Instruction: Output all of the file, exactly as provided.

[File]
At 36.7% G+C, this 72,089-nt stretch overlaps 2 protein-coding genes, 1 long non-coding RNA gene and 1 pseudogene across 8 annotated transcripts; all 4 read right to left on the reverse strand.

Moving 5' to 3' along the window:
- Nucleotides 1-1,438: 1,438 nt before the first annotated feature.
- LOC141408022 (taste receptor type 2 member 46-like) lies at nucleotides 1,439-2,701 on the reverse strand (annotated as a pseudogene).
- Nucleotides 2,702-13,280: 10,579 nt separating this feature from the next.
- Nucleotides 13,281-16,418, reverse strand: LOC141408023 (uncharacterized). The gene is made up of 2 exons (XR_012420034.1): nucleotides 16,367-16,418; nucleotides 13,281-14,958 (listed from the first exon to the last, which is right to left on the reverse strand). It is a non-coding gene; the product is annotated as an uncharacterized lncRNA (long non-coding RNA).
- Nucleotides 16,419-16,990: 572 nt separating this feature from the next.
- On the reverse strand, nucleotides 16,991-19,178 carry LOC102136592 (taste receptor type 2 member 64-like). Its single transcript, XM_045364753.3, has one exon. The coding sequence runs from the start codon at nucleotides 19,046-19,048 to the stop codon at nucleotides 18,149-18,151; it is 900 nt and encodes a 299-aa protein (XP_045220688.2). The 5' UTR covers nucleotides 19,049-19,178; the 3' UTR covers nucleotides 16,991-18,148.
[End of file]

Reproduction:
At 36.7% G+C, this 72,089-nt stretch overlaps 2 protein-coding genes, 1 long non-coding RNA gene and 1 pseudogene across 8 annotated transcripts; all 4 read right to left on the reverse strand.

Moving 5' to 3' along the window:
- Nucleotides 1-1,438: 1,438 nt before the first annotated feature.
- LOC141408022 (taste receptor type 2 member 46-like) lies at nucleotides 1,439-2,701 on the reverse strand (annotated as a pseudogene).
- Nucleotides 2,702-13,280: 10,579 nt separating this feature from the next.
- Nucleotides 13,281-16,418, reverse strand: LOC141408023 (uncharacterized). The gene is made up of 2 exons (XR_012420034.1): nucleotides 16,367-16,418; nucleotides 13,281-14,958 (listed from the first exon to the last, which is right to left on the reverse strand). It is a non-coding gene; the product is annotated as an uncharacterized lncRNA (long non-coding RNA).
- Nucleotides 16,419-16,990: 572 nt separating this feature from the next.
- On the reverse strand, nucleotides 16,991-19,178 carry LOC102136592 (taste receptor type 2 member 64-like). Its single transcript, XM_045364753.3, has one exon. The coding sequence runs from the start codon at nucleotides 19,046-19,048 to the stop codon at nucleotides 18,149-18,151; it is 900 nt and encodes a 299-aa protein (XP_045220688.2). The 5' UTR covers nucleotides 19,049-19,178; the 3' UTR covers nucleotides 16,991-18,148.